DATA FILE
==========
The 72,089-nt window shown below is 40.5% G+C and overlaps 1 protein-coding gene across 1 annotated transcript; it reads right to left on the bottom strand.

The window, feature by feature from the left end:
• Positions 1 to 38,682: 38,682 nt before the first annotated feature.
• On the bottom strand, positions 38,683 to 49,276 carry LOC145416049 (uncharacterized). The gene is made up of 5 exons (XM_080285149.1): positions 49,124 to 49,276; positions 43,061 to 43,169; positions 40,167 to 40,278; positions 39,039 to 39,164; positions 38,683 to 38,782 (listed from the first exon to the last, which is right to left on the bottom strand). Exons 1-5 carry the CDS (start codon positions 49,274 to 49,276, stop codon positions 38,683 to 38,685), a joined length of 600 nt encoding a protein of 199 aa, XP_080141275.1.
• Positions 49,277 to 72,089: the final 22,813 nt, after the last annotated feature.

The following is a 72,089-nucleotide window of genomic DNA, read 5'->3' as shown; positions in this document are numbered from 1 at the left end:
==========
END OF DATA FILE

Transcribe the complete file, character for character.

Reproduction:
The 72,089-nt window shown below is 40.5% G+C and overlaps 1 protein-coding gene across 1 annotated transcript; it reads right to left on the bottom strand.

The window, feature by feature from the left end:
• Positions 1 to 38,682: 38,682 nt before the first annotated feature.
• On the bottom strand, positions 38,683 to 49,276 carry LOC145416049 (uncharacterized). The gene is made up of 5 exons (XM_080285149.1): positions 49,124 to 49,276; positions 43,061 to 43,169; positions 40,167 to 40,278; positions 39,039 to 39,164; positions 38,683 to 38,782 (listed from the first exon to the last, which is right to left on the bottom strand). Exons 1-5 carry the CDS (start codon positions 49,274 to 49,276, stop codon positions 38,683 to 38,685), a joined length of 600 nt encoding a protein of 199 aa, XP_080141275.1.
• Positions 49,277 to 72,089: the final 22,813 nt, after the last annotated feature.

The following is a 72,089-nucleotide window of genomic DNA, read 5'->3' as shown; positions in this document are numbered from 1 at the left end: